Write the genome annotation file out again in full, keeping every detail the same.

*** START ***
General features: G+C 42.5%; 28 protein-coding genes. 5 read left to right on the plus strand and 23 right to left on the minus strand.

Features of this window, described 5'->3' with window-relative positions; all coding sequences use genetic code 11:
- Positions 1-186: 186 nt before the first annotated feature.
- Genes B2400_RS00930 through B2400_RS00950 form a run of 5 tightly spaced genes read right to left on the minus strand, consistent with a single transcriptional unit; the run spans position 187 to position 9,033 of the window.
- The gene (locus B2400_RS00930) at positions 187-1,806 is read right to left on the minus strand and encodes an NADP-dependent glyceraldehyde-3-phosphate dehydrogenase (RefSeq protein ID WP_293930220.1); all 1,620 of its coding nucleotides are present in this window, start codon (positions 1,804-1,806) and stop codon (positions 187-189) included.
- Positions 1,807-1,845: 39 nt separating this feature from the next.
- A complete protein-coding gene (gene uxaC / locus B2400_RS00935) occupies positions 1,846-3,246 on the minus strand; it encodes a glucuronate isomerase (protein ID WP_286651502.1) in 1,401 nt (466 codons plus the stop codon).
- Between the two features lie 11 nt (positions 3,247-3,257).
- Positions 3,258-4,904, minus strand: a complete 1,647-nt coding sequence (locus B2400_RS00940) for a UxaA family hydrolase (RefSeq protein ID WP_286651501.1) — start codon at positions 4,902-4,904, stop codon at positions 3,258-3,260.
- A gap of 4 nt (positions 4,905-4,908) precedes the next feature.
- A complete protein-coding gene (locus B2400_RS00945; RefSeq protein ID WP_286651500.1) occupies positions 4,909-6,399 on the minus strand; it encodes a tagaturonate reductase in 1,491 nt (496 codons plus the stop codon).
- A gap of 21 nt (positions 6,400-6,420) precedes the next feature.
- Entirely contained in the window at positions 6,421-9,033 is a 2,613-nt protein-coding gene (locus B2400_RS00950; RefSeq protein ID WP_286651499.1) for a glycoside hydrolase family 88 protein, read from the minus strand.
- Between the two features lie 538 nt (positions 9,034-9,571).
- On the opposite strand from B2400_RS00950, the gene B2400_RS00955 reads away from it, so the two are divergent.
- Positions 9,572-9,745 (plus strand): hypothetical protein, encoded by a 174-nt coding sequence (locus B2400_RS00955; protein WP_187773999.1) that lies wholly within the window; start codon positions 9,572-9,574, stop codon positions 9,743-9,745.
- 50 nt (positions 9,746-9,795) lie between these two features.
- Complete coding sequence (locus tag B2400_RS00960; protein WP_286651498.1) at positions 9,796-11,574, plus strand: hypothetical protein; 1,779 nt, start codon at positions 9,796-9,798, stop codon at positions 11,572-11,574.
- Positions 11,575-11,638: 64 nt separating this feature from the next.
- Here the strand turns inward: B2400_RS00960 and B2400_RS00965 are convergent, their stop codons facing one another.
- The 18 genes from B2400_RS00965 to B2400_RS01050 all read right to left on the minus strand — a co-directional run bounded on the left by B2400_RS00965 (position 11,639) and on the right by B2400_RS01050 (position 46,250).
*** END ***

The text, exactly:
General features: G+C 42.5%; 28 protein-coding genes. 5 read left to right on the plus strand and 23 right to left on the minus strand.

Features of this window, described 5'->3' with window-relative positions; all coding sequences use genetic code 11:
- Positions 1-186: 186 nt before the first annotated feature.
- Genes B2400_RS00930 through B2400_RS00950 form a run of 5 tightly spaced genes read right to left on the minus strand, consistent with a single transcriptional unit; the run spans position 187 to position 9,033 of the window.
- The gene (locus B2400_RS00930) at positions 187-1,806 is read right to left on the minus strand and encodes an NADP-dependent glyceraldehyde-3-phosphate dehydrogenase (RefSeq protein ID WP_293930220.1); all 1,620 of its coding nucleotides are present in this window, start codon (positions 1,804-1,806) and stop codon (positions 187-189) included.
- Positions 1,807-1,845: 39 nt separating this feature from the next.
- A complete protein-coding gene (gene uxaC / locus B2400_RS00935) occupies positions 1,846-3,246 on the minus strand; it encodes a glucuronate isomerase (protein ID WP_286651502.1) in 1,401 nt (466 codons plus the stop codon).
- Between the two features lie 11 nt (positions 3,247-3,257).
- Positions 3,258-4,904, minus strand: a complete 1,647-nt coding sequence (locus B2400_RS00940) for a UxaA family hydrolase (RefSeq protein ID WP_286651501.1) — start codon at positions 4,902-4,904, stop codon at positions 3,258-3,260.
- A gap of 4 nt (positions 4,905-4,908) precedes the next feature.
- A complete protein-coding gene (locus B2400_RS00945; RefSeq protein ID WP_286651500.1) occupies positions 4,909-6,399 on the minus strand; it encodes a tagaturonate reductase in 1,491 nt (496 codons plus the stop codon).
- A gap of 21 nt (positions 6,400-6,420) precedes the next feature.
- Entirely contained in the window at positions 6,421-9,033 is a 2,613-nt protein-coding gene (locus B2400_RS00950; RefSeq protein ID WP_286651499.1) for a glycoside hydrolase family 88 protein, read from the minus strand.
- Between the two features lie 538 nt (positions 9,034-9,571).
- On the opposite strand from B2400_RS00950, the gene B2400_RS00955 reads away from it, so the two are divergent.
- Positions 9,572-9,745 (plus strand): hypothetical protein, encoded by a 174-nt coding sequence (locus B2400_RS00955; protein WP_187773999.1) that lies wholly within the window; start codon positions 9,572-9,574, stop codon positions 9,743-9,745.
- 50 nt (positions 9,746-9,795) lie between these two features.
- Complete coding sequence (locus tag B2400_RS00960; protein WP_286651498.1) at positions 9,796-11,574, plus strand: hypothetical protein; 1,779 nt, start codon at positions 9,796-9,798, stop codon at positions 11,572-11,574.
- Positions 11,575-11,638: 64 nt separating this feature from the next.
- Here the strand turns inward: B2400_RS00960 and B2400_RS00965 are convergent, their stop codons facing one another.
- The 18 genes from B2400_RS00965 to B2400_RS01050 all read right to left on the minus strand — a co-directional run bounded on the left by B2400_RS00965 (position 11,639) and on the right by B2400_RS01050 (position 46,250).